I am often asked, "how should we sell to Amazon?" The answer varies for every brand but will typically take one of two paths.
For brands that have grown up in the wholesale world selling to specialty stores and brick and mortar retailers like Macy's, Target or Home Depot, the first inclination is to "sell to" Amazon. For brands who have grown up via direct to consumer channels, the first inclination is to "sell on" Amazon. Each model varies in margin, scale, level of effort and complexity and how the relationship works with the Amazon Buyer.
Brands preferring the "sell to" Amazon typically start with an Amazon Buyer meeting in which Amazon will purchase a handful of SKUs in various varieties to "set the store" with a standard template for co-op, freight and damages. All product setup, copy writing and keyword tagging is done by the brand while Amazon shoots the product. After the first delivery, the algorithms take over to reorder anything successful. The algorithms will suggest markdowns, promos and marketing with an anticipated sales lift. This dip the toe approach is beneficial to Amazon to weed out the selling potential of the brand's catalog and minimize risk.
While it may sound simple, there a couple of points to note:
- In your meeting with the Amazon Buyer, there will be limited and sometimes no interest in viewing the product. The Amazon Buyers defer to science versus art in product selection. They will allow the sales to dictate what is successful and needing replenishment.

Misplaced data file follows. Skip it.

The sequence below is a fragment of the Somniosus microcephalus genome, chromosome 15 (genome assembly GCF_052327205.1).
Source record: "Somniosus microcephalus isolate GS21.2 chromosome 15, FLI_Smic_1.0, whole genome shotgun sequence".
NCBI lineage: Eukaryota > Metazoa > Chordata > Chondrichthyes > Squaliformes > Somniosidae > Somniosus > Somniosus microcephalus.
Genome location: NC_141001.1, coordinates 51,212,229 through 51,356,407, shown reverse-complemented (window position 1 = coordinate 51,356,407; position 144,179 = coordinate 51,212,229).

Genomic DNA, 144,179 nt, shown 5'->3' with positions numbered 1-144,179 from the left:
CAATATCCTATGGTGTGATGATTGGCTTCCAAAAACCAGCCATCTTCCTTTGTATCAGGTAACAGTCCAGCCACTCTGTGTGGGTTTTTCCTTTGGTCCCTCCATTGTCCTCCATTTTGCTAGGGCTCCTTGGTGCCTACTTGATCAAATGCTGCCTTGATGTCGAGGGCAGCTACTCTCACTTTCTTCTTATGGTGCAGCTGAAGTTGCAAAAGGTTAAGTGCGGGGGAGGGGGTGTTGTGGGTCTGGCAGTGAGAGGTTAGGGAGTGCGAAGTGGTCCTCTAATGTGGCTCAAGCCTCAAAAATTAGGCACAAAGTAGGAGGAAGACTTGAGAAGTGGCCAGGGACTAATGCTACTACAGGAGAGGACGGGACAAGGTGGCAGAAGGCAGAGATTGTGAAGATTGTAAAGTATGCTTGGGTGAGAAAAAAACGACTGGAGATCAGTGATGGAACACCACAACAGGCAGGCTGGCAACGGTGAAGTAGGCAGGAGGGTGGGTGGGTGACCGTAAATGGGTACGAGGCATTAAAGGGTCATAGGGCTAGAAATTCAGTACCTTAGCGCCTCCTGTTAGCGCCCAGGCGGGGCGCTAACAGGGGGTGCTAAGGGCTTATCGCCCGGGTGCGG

- Hand holding and maintenance by the Amazon Buyer is rare. Amazon Buyers typically are managing 50-100 brands at once and don't have the time for tail brands. Amazon Buyers believe the brand knowledge lies with the brand. Setup and proper merchandising is all the responsibility of the brand.
- Almost all interaction after that first meeting will be with push based suggestions from what may seem to be bots. You will receive these suggestions on a daily basis on lower price suggestions, keyword buying, annual agreement changes and inclusion in marketing events.
The days of setting a brick and mortar store with loads of product, hoping for a 60-80% sell-thru and minimizing markdowns at season end is not the norm with North America's largest retailer. The personal connection with a retail buyer is no longer common. Algorithms are more efficient and effective with a bit of human intervention. Look no further than the announcement of job cuts that took place today.